Previous evidence has shown Blacks and Latinos to have higher rates of pre-existing health conditions and other health risk factors than whites. But a new study published Tuesday in Health Affairs using pre-pandemic survey data from the Agency for Healthcare Research and Quality found those differences alone were too small to explain the wide racial disparity in COVID-19 outcomes that have occurred since the beginning of the pandemic.
Previous studies that examined the higher rates of severe illness and mortality from COVID-19 that racial and ethnic minorities experience have often explained the disparity in outcomes as the result of a greater prevalence of underlying health conditions found among those populations.
Chronic diseases like Type 2 diabetes, obstructive pulmonary disease, heart and kidney disease, as well as other conditions such as weakened immune systems and obesity, put individuals at any age at increased risk for developing severe illness from COVID-19, according to the Centers for Disease Control and Prevention. Underlying health conditions and advanced age are the leading risk factors for severe illness from COVID-19 among adults, according to the agency.
Blacks and Latinos nationwide are three times as likely to become infected and twice as likely to die from COVID-19 as white individuals, according to the most recent CDC figures.
“We believe that a first step toward correcting racial-ethnic disparities in COVID-19 hospitalization and mortality is to understand what is causing them in the first place,” said study lead author Thomas Selden, director of the research and modeling division at AHRQ’s Center for Financing, Access, and Cost Trends.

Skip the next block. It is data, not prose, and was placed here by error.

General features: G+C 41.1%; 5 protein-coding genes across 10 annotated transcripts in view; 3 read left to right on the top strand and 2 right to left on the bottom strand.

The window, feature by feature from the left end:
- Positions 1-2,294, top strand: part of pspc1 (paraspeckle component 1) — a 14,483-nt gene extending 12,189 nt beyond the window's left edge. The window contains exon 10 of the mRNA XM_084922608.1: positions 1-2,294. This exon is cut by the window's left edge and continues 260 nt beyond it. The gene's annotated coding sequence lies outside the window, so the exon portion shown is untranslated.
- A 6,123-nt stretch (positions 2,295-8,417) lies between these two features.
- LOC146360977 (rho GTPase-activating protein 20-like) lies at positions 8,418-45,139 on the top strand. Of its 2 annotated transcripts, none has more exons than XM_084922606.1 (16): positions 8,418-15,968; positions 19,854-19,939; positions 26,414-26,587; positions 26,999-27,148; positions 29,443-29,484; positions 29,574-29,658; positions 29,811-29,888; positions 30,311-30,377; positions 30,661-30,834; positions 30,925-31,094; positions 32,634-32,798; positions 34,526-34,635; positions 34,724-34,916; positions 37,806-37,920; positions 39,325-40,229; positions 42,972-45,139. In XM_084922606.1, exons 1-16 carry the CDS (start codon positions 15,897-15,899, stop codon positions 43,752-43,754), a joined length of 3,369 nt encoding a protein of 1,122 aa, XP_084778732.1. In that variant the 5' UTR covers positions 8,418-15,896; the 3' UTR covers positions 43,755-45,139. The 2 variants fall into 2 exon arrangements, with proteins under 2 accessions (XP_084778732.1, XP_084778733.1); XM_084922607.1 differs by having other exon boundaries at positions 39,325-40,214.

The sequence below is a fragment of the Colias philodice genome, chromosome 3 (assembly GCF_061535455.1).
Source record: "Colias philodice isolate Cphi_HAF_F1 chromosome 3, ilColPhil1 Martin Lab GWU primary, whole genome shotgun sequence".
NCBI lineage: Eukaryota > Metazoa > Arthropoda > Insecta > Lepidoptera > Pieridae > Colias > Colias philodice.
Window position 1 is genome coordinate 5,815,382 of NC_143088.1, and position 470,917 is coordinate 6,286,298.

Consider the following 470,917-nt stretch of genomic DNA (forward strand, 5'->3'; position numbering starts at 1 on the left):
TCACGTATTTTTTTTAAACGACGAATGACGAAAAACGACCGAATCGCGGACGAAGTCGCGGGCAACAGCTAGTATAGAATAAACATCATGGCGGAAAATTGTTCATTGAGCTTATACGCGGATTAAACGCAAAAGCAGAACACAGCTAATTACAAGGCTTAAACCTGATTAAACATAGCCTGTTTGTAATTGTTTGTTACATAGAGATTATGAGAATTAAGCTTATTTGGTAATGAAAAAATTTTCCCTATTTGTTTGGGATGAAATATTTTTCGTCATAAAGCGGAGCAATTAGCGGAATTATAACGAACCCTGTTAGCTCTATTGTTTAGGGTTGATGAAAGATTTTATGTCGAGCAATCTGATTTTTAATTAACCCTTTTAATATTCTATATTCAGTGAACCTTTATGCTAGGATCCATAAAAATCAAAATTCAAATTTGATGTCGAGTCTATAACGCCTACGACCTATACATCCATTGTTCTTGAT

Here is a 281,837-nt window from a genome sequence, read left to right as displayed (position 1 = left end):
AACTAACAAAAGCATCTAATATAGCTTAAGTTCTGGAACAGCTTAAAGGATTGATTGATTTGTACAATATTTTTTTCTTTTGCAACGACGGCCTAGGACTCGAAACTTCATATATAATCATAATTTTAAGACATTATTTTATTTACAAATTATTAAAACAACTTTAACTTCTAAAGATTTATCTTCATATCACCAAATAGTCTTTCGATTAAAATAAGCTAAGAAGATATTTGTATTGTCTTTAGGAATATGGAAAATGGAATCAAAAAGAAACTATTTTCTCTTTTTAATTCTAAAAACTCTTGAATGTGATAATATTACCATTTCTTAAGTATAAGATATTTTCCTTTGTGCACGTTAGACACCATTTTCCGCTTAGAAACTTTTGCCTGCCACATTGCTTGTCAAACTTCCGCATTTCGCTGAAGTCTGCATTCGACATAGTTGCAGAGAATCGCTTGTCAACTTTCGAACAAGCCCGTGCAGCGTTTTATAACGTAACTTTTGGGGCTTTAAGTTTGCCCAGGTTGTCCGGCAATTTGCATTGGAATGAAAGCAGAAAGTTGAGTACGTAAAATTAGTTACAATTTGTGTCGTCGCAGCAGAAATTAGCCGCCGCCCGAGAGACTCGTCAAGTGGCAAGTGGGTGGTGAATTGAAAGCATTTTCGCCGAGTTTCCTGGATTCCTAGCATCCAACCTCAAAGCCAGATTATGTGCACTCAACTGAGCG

Researchers said COVID-19 disparities were more likely the result of exposure risk related to differing types of employment and household composition.
The study found Blacks who were at high risk of severe illness from COVID-19 were 1.6 times more likely than whites to live in a household with a person who worked in the healthcare field or in the public sector. Among Latino adults at high risk, 64% live in households with at least one person who was unable to work from home, compared with 56% among Blacks and 46% among whites.
Among essential workers, 23% of white workers were able to work from home, compared with just 13% of Blacks and 12% of Latinos.
The average household size was smaller among whites at 2.8 persons, according to the study, versus 3.1 persons for Blacks and 3.8 among Latinos. Overall, 56% of Blacks at high risk of severe COVID-19 illness live in households that had at least person who could not work from home compared with 46% of whites at high risk. Among high-risk Latinos, 64% lived with at least one person who was unable to work from home, increasing everyone within the household’s risk of exposure to the virus.
“Although pre-existing conditions likely contributed to the illness severity of minorities infected with COVID-19, it is important to also recognize that whites in the population are, on average, older than minorities—considering age and health together, we found that whites were more likely than minorities to be at high risk of severe COVID-19 illness, convincing us that the explanation for racial-ethnic disparities in COVID-19 outcomes must lie elsewhere.”
Selden said the study’s findings offer healthcare providers new possibilities to rethink their approaches toward addressing the racial disparity in COVID-19 outcomes.
“If minorities and whites are becoming infected at different rates and part of the problem is workplace exposure, more attention can be focused on researching exposure risks in jobs disproportionately held by minorities and exploring how to mitigate such risks—for all Americans, regardless of racial-ethnic group,” Selden said.